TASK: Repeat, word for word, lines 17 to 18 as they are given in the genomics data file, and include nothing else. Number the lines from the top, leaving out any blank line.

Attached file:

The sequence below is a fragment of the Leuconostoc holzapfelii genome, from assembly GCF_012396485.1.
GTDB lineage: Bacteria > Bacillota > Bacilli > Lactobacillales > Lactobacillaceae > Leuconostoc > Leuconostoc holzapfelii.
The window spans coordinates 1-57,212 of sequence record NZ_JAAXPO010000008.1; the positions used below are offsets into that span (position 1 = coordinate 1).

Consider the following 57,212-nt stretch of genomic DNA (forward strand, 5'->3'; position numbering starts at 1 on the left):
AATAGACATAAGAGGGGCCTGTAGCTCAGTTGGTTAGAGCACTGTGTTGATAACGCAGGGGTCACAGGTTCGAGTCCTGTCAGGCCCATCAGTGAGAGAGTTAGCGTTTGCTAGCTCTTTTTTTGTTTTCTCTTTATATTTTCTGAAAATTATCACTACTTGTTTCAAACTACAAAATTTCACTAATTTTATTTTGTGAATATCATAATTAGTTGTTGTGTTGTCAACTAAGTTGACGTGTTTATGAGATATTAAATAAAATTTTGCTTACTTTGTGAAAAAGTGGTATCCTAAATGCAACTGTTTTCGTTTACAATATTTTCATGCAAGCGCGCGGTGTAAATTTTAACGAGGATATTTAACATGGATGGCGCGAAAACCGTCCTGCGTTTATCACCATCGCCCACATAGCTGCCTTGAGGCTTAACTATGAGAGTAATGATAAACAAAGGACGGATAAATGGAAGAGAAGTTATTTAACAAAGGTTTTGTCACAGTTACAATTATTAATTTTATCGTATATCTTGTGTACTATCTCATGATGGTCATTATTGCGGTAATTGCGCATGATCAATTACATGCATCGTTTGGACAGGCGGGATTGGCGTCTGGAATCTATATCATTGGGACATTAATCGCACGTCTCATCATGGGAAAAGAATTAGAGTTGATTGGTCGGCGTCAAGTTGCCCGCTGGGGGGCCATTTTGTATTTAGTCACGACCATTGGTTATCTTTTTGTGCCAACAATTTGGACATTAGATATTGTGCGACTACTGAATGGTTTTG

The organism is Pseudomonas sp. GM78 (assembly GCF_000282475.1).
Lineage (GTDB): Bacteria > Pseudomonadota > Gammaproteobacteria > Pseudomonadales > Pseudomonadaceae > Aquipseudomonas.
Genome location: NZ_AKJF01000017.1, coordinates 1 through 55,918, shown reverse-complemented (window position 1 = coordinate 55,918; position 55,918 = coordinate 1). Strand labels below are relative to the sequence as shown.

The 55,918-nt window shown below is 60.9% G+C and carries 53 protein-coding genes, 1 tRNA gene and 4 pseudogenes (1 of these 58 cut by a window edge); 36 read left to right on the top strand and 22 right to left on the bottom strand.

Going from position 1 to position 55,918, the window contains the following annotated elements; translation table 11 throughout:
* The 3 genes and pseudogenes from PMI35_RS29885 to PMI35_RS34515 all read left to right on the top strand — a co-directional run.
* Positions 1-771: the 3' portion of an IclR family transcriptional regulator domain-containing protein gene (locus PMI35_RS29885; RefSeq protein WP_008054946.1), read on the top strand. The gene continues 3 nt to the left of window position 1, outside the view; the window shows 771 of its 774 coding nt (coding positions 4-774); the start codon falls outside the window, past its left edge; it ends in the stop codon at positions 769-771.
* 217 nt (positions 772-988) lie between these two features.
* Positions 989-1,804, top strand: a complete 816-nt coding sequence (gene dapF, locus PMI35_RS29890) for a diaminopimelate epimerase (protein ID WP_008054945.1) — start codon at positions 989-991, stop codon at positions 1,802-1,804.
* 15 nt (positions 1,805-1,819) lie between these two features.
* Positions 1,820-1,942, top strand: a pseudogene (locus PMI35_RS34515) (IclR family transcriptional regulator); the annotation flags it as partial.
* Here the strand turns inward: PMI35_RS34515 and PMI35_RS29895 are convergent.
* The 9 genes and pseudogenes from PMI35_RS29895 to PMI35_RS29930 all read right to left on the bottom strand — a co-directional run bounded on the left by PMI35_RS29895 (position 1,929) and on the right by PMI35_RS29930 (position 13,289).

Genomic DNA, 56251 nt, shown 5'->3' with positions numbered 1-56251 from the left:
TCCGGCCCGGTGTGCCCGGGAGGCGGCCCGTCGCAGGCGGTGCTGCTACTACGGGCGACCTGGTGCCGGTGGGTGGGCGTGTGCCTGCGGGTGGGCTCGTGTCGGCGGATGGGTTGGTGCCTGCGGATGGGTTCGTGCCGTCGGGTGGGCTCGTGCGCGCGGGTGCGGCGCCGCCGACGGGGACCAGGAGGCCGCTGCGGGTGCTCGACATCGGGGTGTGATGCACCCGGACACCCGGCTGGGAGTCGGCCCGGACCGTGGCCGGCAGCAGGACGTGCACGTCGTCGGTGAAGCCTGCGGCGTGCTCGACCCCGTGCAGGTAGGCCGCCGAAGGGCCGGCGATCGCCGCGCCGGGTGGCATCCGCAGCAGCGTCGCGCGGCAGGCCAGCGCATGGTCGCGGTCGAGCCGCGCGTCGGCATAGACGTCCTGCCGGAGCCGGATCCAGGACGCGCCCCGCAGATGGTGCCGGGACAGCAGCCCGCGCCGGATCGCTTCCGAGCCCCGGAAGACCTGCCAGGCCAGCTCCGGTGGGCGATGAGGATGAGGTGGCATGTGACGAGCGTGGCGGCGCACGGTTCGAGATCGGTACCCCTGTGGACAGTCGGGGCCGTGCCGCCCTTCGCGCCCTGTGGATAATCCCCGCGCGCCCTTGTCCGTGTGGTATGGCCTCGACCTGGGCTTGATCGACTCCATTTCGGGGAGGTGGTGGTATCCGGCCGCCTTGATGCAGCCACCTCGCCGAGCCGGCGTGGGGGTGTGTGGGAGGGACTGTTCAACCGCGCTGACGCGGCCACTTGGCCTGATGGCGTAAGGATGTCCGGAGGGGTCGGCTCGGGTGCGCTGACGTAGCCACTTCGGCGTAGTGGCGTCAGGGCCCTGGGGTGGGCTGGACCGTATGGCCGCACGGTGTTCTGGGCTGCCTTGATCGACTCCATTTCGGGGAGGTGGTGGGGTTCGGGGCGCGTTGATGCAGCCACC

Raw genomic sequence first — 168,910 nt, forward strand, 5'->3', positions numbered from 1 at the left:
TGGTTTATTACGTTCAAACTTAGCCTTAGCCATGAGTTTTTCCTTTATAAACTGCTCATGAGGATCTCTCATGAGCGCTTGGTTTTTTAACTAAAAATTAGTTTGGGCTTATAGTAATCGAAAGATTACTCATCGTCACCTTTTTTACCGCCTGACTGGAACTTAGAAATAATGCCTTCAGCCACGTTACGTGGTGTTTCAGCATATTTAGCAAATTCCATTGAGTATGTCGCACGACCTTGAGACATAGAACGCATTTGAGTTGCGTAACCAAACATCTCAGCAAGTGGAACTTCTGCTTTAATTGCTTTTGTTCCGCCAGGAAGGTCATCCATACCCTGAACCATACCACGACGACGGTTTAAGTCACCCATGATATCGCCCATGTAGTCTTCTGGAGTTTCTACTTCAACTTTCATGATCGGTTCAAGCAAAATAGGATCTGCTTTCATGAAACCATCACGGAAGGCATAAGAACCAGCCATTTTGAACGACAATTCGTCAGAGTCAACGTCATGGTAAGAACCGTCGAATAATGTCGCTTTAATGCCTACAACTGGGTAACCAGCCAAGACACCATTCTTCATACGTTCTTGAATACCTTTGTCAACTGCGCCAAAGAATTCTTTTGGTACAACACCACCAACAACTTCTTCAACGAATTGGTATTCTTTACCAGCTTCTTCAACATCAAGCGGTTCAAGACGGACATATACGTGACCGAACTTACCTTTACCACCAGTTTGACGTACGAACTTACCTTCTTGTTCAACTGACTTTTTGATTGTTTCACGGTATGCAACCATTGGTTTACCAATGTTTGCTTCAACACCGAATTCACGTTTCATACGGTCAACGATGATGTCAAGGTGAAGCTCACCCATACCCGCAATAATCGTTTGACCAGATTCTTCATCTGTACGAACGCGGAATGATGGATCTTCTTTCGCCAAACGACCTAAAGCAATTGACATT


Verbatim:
* Here the strand turns inward: PMI35_RS34515 and PMI35_RS29895 are convergent.
* The 9 genes and pseudogenes from PMI35_RS29895 to PMI35_RS29930 all read right to left on the bottom strand — a co-directional run bounded on the left by PMI35_RS29895 (position 1,929) and on the right by PMI35_RS29930 (position 13,289).